In the bolded language, Faruqui describes obstruction as it is being charged in January 6. He then purports to cite from Munchel, the DC Circuit decision that DC judges have used to separate those who assaulted cops and those who masterminded the attack from those who pose less of a threat going forward. Only the quote doesn’t appear in the opinion, not even in other grammatical form. Faruqui’s citations should end before (or bracket) the word “riotous.” Here’s how the passage appears in Munchel:
In our view, those who actually assaulted police officers and broke through windows, doors, and barricades, and those who aided, conspired with, planned, or coordinated such actions, are in a different category of dangerousness than those who cheered on the violence or entered the Capitol after others cleared the way.
This is, as I noted, the language that District judges have used since Munchel in justifying detaining people. Faruqui is seemingly saying that Shroyer did things — and this language has primarily been used with militia leadership — that have gotten other people detained. Effectively, Faruqui has suggested that Shroyer is, like Kelly Meggs and Joe Biggs, one of the key leaders in this attack.
After having likened Shroyer to the likes of Meggs and Biggs, then, Faruqui says (in the conclusory section) that there is probable cause that Shroyer committed the crimes he has just described.
The undersigned finds there was probable cause to believe Shroyer committed the above-described violations.
Coming immediately after the sentence likening Shroyer to Meggs and Biggs, this language might not refer solely to the trespass charges approved in the warrant, but also to the broader language Faruqui used, encompassing obstruction and conspiracy.
And indeed, the affidavit does substantiate (at least) obstruction charges, even if it doesn’t include that among the charges (as I noted before all these documents were unsealed).
Who is making this case — Faruqui or DOJ?
As noted above: according to Faruqui’s order, it’s not that the government didn’t say whether it had adhered to its media guidelines. He explicitly says that they did.
The USAO represented that it had followed its internal guidelines but was unwilling to memorialize that or explain the bases for its determinations.
When questioned by the Court, the USAO’s representatives respectfully stated that they had followed such guidelines but would not formally state this in their pleadings; nor would they memorialize the reasons underlying their determination that Shroyer was not “a member of the news media” who had committed the instant offenses “in the course of, or arising out of, newsgathering activities.” [my emphasis]
Rather, DOJ refused to put that it had in writing.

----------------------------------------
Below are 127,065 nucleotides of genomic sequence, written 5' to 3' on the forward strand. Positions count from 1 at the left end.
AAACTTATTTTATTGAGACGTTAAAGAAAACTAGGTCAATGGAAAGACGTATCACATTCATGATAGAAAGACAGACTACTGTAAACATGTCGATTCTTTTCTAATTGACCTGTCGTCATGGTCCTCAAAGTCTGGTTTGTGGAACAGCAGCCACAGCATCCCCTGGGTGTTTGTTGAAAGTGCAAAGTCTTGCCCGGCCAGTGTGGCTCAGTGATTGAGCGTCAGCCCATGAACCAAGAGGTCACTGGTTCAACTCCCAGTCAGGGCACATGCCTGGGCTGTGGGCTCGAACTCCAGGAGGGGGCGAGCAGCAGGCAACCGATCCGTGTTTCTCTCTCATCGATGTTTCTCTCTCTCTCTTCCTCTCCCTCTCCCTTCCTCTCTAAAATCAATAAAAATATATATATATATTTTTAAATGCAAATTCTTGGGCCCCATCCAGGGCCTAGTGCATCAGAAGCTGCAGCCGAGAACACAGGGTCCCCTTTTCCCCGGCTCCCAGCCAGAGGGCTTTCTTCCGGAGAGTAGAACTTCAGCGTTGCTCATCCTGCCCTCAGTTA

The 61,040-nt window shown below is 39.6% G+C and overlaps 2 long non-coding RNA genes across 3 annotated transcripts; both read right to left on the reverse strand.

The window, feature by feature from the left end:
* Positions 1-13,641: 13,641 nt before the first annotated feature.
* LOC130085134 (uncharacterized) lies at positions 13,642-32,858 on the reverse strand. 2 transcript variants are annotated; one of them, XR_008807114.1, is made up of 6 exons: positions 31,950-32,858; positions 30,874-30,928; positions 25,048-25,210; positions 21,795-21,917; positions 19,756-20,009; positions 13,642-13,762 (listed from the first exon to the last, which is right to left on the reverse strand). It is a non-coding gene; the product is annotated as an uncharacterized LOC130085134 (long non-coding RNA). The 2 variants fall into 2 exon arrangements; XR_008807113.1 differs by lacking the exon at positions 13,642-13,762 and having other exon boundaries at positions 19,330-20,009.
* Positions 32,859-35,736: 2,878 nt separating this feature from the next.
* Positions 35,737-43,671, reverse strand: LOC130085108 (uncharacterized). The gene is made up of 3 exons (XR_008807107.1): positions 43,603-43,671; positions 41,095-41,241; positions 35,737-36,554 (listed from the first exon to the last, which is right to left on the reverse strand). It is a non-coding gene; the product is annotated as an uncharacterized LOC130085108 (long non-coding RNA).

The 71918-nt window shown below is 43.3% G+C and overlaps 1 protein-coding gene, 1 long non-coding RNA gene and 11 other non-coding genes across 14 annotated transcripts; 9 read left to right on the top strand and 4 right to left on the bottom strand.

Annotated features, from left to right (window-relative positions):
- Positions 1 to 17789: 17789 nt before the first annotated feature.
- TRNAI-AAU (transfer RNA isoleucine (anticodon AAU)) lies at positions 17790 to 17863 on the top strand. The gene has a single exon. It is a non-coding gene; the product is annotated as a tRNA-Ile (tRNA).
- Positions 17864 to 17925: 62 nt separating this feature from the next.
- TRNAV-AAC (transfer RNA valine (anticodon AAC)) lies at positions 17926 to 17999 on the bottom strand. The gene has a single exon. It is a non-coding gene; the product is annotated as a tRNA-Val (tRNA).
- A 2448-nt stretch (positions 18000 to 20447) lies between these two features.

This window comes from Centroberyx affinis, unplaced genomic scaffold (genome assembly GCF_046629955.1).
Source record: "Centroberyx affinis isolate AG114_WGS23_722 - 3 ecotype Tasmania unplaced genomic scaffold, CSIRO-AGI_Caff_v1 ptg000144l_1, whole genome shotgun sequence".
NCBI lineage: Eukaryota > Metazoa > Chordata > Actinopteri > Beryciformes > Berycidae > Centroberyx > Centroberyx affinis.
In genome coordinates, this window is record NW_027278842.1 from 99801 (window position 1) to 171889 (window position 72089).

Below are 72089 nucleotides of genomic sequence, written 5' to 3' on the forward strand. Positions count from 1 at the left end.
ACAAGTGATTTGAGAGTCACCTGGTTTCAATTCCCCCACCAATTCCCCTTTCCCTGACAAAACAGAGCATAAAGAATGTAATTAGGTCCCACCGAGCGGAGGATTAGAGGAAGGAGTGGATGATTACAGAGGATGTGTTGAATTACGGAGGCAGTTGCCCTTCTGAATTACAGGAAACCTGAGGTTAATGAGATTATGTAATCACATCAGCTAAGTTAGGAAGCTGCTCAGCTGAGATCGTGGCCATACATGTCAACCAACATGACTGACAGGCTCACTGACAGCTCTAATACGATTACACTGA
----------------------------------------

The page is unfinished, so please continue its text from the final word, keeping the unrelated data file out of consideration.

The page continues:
Which makes it unclear whether this extrapolation from Shroyer’s arrest affidavit, from the details that substantiate the two trespassing charges in it to the details that could not have any role in a trespassing charge but which show that Shroyer pre-meditated an attempt to stop the vote count, is Faruqui’s own extrapolation or something he heard in his discussions with DOJ last week, the things they’re not willing to put into writing.
Contrary to some analysis of this order, it is not a prospective order for anything — Faruqui had already approved the arrest warrant when he issued it. Nor is Faruqui saying that he doesn’t know if DOJ considers Shroyer a journalist (though he’s more oblique on that point than he is on others).
Rather, the reason he wrote this order was to memorialize what he understands, from conversations he had with DOJ, went on.
The Court issues this addendum opinion to ensure that the record accurately reflects: 1) the conversations between the Court and the Department of Justice; and 2) the Department’s break with its prior practice of confirming its adherence to these regulations.
The Court issues this addendum opinion in response to the USAO’s break with prior practice, and to ensure that the judicial record accurately reflects: 1) the conversations between the Court and the USAO; and 2) the undersigned’s understanding of the steps taken by the Department to comply with 28 C.F.R. § 50.10.
What Faruqui doesn’t say, though, is where in this opinion DOJ’s representations (at a minimum, that they did, in fact, follow media guidelines) end and where his own analysis begins. That is, we don’t know whether the analysis that implies Shroyer is one of the key planners of this operation, just like Biggs and Meggs, is Faruqui’s analysis or what DOJ explained, verbally but not in writing, when they explained that they had complied with media guidelines.
Update: DOJ has unsealed an Information charging Shroyer just with trespassing.